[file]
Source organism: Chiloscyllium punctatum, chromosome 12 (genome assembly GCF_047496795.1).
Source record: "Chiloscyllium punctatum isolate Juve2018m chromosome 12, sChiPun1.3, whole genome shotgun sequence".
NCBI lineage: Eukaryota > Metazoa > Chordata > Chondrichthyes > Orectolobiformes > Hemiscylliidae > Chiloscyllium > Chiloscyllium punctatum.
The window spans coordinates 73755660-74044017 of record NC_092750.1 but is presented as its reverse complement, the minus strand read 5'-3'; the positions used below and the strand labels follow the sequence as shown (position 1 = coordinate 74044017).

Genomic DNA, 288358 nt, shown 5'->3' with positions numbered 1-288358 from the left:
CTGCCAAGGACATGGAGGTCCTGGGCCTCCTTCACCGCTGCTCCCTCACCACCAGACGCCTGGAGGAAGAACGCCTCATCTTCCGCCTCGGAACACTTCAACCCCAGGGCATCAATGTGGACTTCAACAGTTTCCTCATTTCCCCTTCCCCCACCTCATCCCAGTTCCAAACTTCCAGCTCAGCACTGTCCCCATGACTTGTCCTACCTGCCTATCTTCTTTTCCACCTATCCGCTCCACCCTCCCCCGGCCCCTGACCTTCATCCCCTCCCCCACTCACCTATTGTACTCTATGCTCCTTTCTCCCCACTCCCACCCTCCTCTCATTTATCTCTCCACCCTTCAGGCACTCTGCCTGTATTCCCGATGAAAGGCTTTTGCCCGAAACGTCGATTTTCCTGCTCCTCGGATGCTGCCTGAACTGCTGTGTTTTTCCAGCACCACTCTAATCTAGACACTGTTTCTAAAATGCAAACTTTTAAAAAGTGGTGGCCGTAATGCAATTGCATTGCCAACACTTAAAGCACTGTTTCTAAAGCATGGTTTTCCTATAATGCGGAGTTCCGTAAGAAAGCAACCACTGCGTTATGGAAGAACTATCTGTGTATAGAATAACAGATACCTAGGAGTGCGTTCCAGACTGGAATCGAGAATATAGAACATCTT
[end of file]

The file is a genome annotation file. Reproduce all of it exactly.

Source organism: Chiloscyllium punctatum, chromosome 12 (genome assembly GCF_047496795.1).
Source record: "Chiloscyllium punctatum isolate Juve2018m chromosome 12, sChiPun1.3, whole genome shotgun sequence".
NCBI lineage: Eukaryota > Metazoa > Chordata > Chondrichthyes > Orectolobiformes > Hemiscylliidae > Chiloscyllium > Chiloscyllium punctatum.
The window spans coordinates 73755660-74044017 of record NC_092750.1 but is presented as its reverse complement, the minus strand read 5'-3'; the positions used below and the strand labels follow the sequence as shown (position 1 = coordinate 74044017).

Genomic DNA, 288358 nt, shown 5'->3' with positions numbered 1-288358 from the left:
CTGCCAAGGACATGGAGGTCCTGGGCCTCCTTCACCGCTGCTCCCTCACCACCAGACGCCTGGAGGAAGAACGCCTCATCTTCCGCCTCGGAACACTTCAACCCCAGGGCATCAATGTGGACTTCAACAGTTTCCTCATTTCCCCTTCCCCCACCTCATCCCAGTTCCAAACTTCCAGCTCAGCACTGTCCCCATGACTTGTCCTACCTGCCTATCTTCTTTTCCACCTATCCGCTCCACCCTCCCCCGGCCCCTGACCTTCATCCCCTCCCCCACTCACCTATTGTACTCTATGCTCCTTTCTCCCCACTCCCACCCTCCTCTCATTTATCTCTCCACCCTTCAGGCACTCTGCCTGTATTCCCGATGAAAGGCTTTTGCCCGAAACGTCGATTTTCCTGCTCCTCGGATGCTGCCTGAACTGCTGTGTTTTTCCAGCACCACTCTAATCTAGACACTGTTTCTAAAATGCAAACTTTTAAAAAGTGGTGGCCGTAATGCAATTGCATTGCCAACACTTAAAGCACTGTTTCTAAAGCATGGTTTTCCTATAATGCGGAGTTCCGTAAGAAAGCAACCACTGCGTTATGGAAGAACTATCTGTGTATAGAATAACAGATACCTAGGAGTGCGTTCCAGACTGGAATCGAGAATATAGAACATCTT